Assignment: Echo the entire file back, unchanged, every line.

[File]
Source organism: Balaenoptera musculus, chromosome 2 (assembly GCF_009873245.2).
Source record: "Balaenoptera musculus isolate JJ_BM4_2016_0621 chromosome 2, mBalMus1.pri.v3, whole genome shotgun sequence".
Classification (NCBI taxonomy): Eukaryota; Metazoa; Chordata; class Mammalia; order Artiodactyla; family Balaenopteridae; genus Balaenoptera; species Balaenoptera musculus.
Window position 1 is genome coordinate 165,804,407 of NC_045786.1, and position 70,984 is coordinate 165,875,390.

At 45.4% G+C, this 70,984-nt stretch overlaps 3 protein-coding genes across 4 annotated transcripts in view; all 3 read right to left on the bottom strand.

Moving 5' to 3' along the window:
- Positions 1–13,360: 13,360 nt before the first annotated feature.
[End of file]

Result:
Source organism: Balaenoptera musculus, chromosome 2 (assembly GCF_009873245.2).
Source record: "Balaenoptera musculus isolate JJ_BM4_2016_0621 chromosome 2, mBalMus1.pri.v3, whole genome shotgun sequence".
Classification (NCBI taxonomy): Eukaryota; Metazoa; Chordata; class Mammalia; order Artiodactyla; family Balaenopteridae; genus Balaenoptera; species Balaenoptera musculus.
Window position 1 is genome coordinate 165,804,407 of NC_045786.1, and position 70,984 is coordinate 165,875,390.

At 45.4% G+C, this 70,984-nt stretch overlaps 3 protein-coding genes across 4 annotated transcripts in view; all 3 read right to left on the bottom strand.

Moving 5' to 3' along the window:
- Positions 1–13,360: 13,360 nt before the first annotated feature.